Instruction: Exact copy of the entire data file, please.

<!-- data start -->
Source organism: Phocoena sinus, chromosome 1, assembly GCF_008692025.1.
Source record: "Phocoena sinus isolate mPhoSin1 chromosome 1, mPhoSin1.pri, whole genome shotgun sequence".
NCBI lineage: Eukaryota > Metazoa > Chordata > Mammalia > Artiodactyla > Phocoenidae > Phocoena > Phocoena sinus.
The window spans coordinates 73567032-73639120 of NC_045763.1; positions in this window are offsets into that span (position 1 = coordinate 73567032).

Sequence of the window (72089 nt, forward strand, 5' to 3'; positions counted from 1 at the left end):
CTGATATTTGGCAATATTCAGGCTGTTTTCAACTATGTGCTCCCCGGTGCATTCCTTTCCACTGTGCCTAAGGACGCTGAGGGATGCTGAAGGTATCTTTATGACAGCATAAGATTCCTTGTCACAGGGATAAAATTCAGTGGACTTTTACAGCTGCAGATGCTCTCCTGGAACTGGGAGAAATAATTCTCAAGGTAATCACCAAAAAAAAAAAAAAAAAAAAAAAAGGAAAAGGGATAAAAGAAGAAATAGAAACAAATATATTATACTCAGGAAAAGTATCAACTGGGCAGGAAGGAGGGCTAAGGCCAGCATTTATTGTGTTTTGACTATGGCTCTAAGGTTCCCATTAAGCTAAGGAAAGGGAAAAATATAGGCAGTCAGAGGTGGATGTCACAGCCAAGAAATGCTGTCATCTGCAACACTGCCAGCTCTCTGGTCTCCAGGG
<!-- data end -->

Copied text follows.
Source organism: Phocoena sinus, chromosome 1, assembly GCF_008692025.1.
Source record: "Phocoena sinus isolate mPhoSin1 chromosome 1, mPhoSin1.pri, whole genome shotgun sequence".
NCBI lineage: Eukaryota > Metazoa > Chordata > Mammalia > Artiodactyla > Phocoenidae > Phocoena > Phocoena sinus.
The window spans coordinates 73567032-73639120 of NC_045763.1; positions in this window are offsets into that span (position 1 = coordinate 73567032).

Sequence of the window (72089 nt, forward strand, 5' to 3'; positions counted from 1 at the left end):
CTGATATTTGGCAATATTCAGGCTGTTTTCAACTATGTGCTCCCCGGTGCATTCCTTTCCACTGTGCCTAAGGACGCTGAGGGATGCTGAAGGTATCTTTATGACAGCATAAGATTCCTTGTCACAGGGATAAAATTCAGTGGACTTTTACAGCTGCAGATGCTCTCCTGGAACTGGGAGAAATAATTCTCAAGGTAATCACCAAAAAAAAAAAAAAAAAAAAAAAAGGAAAAGGGATAAAAGAAGAAATAGAAACAAATATATTATACTCAGGAAAAGTATCAACTGGGCAGGAAGGAGGGCTAAGGCCAGCATTTATTGTGTTTTGACTATGGCTCTAAGGTTCCCATTAAGCTAAGGAAAGGGAAAAATATAGGCAGTCAGAGGTGGATGTCACAGCCAAGAAATGCTGTCATCTGCAACACTGCCAGCTCTCTGGTCTCCAGGG